Peter: Sure, so I want to talk about the thinking behind sort of this rebrand or spin-off. You know, most of the listeners will have heard of the Omidyar Network, particularly those in the impact investing space, but what was the decision…why decide to spin-off into a new entity with a new name? What was the thinking behind that?
Emmalyn: As you’re familiar with, you know, Omidyar has been around in impact investing broadly and over the past ten years had spent quite a bit of time focused specifically on at that time what was called financial inclusion and the effort there and we built an incredible portfolio.
It was really an opportunity to then operate in this more entrepreneurial setting, in a skunkworks setting, to focus and double down on not just financial inclusion, but financial health broadly and providing a separate name and a fund gave us that opportunity to be very clear in our narrative, to be able to be very responsive and skunkworks-like in a dedicated $500 million fund, $200 million of which comes from our existing portfolio of 40 portfolio companies and ten ecosystem investments and $300 million which was new capital to be deployed against this mission of achieving financial health on a global basis.
Peter: Okay, so then how is that different to the mission…Omidyar Network’s overall mission, I mean, just maybe tease that out a little bit for us.
Emmalyn: Yes, I think historically, Omidyar is known and they proved this model of impact investing and was really focused on a dual checkbook of providing for-profit businesses with equity dollars as well as nonprofit through grants. I think the distinction that we were trying to provide for Flourish is to still use a portion of both equity as well as grants towards this mission, but much more specific to financial services.
So in this case, where 85% of our equity dollars go towards for-profit companies and 15% go towards really ecosystem investing around supporting everything from entities like CFSI who provide real rich research against the health of the financial consumer today as well as partnering with folks in creating regulatory sandbox technology in order for us to really understand how technology can change and actually improve regulatory decisions. So I think this breakdown of 85/15 is different than I would characterize the traditional Omidyar Network use of for-profit/non-profit capital.
Peter: Okay, okay, that makes sense. So let’s then talk about the portfolio. I’m on your website right now and you’ve got, which I will obviously link to in the show notes, but you have an interesting mix. There’s certainly a lot of pretty big names in here now, well known names, anyway, I should say, so maybe you could just…I don’t want you to run through every single one, but just maybe takes us through some of the highlights of the portfolio companies you have right now.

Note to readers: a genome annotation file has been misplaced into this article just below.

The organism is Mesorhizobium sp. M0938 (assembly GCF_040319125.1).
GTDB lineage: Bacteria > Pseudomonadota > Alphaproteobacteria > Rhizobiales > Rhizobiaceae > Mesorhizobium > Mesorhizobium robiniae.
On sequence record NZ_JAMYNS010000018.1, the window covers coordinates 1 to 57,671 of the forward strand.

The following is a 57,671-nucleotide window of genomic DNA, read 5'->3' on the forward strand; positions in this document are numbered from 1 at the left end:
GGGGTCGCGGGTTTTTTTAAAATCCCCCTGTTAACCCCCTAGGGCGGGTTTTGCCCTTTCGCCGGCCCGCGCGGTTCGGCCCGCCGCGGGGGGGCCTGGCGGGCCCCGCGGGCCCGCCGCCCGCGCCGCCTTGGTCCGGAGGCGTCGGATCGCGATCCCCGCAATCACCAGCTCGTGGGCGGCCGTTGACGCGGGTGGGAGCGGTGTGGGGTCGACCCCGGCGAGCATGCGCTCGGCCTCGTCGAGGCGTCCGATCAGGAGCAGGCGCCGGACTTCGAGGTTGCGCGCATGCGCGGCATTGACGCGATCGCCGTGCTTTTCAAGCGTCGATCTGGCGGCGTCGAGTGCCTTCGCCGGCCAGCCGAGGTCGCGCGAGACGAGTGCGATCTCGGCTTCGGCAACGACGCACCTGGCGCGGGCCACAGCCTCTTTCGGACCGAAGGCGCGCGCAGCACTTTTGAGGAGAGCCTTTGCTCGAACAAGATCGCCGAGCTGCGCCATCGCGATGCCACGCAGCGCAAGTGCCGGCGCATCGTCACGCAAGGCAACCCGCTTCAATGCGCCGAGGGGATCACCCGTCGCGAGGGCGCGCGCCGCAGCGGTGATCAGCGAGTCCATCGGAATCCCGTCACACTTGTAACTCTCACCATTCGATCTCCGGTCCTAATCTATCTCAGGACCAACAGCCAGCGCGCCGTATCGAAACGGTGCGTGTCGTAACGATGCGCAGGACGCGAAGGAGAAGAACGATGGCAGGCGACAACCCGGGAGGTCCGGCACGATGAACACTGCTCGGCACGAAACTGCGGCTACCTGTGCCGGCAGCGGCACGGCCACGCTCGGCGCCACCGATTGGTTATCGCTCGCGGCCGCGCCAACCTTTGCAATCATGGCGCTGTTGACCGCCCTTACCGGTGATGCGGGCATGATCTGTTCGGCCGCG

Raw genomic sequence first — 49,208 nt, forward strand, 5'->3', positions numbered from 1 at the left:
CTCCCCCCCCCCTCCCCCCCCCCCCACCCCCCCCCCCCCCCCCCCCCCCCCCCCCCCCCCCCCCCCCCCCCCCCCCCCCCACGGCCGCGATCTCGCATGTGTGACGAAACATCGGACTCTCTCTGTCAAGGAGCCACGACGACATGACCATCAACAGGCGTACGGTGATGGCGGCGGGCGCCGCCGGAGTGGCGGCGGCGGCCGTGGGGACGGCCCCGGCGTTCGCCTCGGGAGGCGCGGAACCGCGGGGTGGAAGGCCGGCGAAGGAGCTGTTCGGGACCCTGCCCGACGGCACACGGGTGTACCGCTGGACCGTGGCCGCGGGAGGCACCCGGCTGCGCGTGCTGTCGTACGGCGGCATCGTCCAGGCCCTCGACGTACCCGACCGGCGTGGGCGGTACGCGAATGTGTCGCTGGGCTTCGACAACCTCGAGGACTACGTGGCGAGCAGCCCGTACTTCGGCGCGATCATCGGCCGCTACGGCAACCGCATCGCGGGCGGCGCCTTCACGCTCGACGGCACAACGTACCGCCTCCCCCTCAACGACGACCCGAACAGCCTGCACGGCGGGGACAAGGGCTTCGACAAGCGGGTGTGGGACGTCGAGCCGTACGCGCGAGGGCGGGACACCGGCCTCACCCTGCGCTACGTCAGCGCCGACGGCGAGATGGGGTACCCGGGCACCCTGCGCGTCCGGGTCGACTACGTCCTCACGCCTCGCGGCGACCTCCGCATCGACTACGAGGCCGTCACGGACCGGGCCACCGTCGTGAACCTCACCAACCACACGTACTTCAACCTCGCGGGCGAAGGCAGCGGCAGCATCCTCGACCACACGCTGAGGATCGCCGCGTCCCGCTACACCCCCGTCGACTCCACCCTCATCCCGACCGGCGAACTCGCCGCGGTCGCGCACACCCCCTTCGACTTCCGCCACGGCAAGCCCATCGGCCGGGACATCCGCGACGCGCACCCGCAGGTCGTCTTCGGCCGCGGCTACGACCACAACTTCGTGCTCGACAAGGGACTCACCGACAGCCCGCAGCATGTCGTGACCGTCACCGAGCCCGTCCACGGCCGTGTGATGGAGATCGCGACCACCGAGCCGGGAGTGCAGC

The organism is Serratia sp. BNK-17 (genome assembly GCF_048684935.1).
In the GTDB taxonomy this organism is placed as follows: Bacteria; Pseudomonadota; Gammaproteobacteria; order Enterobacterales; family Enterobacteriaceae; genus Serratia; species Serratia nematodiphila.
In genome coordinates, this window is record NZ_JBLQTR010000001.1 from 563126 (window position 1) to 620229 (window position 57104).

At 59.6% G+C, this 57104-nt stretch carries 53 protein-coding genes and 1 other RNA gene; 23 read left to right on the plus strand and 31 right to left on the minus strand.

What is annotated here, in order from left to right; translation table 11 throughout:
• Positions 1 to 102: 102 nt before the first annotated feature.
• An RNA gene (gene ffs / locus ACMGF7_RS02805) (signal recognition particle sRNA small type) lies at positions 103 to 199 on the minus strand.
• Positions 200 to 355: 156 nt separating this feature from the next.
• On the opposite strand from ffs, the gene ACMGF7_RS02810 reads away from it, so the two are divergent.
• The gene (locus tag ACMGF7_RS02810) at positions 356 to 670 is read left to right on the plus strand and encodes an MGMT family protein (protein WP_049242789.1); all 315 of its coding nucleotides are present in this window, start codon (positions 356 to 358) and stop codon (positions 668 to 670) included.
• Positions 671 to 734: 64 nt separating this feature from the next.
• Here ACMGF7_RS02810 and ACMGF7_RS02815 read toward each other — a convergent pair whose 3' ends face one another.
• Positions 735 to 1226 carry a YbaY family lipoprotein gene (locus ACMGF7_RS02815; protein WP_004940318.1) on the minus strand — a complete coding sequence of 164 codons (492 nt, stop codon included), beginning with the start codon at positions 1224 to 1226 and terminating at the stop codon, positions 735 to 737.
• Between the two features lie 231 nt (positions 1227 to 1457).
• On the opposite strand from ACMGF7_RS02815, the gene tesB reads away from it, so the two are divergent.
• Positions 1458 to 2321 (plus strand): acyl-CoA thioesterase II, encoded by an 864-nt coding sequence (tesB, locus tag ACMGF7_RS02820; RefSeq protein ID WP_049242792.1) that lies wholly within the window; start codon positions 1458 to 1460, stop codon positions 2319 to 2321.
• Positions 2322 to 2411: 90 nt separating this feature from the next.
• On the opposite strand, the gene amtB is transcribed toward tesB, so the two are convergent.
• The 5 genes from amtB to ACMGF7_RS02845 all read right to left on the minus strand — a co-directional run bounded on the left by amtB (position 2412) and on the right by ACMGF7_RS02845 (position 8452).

Emmalyn: Yes, thank you, I appreciate you recognizing our portfolio. We’re very excited about the importance of the impact that they’ve made broadly on the sector. You know, given my focus specifically on the US and given your focus as well in terms of kind of the areas that you specialize in, I would say if you look specifically at that market, we focus again on the 70% of US Americans who live paycheck to paycheck, majority of whom where a $500 emergency would put them in a very dangerous position as it relates to their own financial position and economic health.
As a result, we’ve really thought about how do we invest in technology that either allows folks to earn more income in order to change that dynamic to either spend differently, manage expenses, access credit differently and improve savings and I think along those lines there have been a number of companies that embody that mission.
The first of which would be Chime, you know, as a challenger bank, one of the most successful to date and certainly the largest in the US. They’ve really provided what we characterize as a win-win for consumers in that they are leveraging the rails, they are a digital only bank, there are no fees for the consumer, they’re aligned in terms of as a consumer spends and engages with their direct deposit account Chime also is able to generate revenue so they’re very aligned in terms of the fees and how they make money and I believe that that has been instrumental in terms of the trust that they have engendered and the growth rate that they have experienced. They’ve also as a result of their offering, been able to realize and motivate some actual savings and be able to measure that savings and to us that’s a real embodiment of a very commercial business from a financial services perspective that also creates massive impact and is able to address a market that honestly typically does not have very rich financial services, right the [inaudible] market.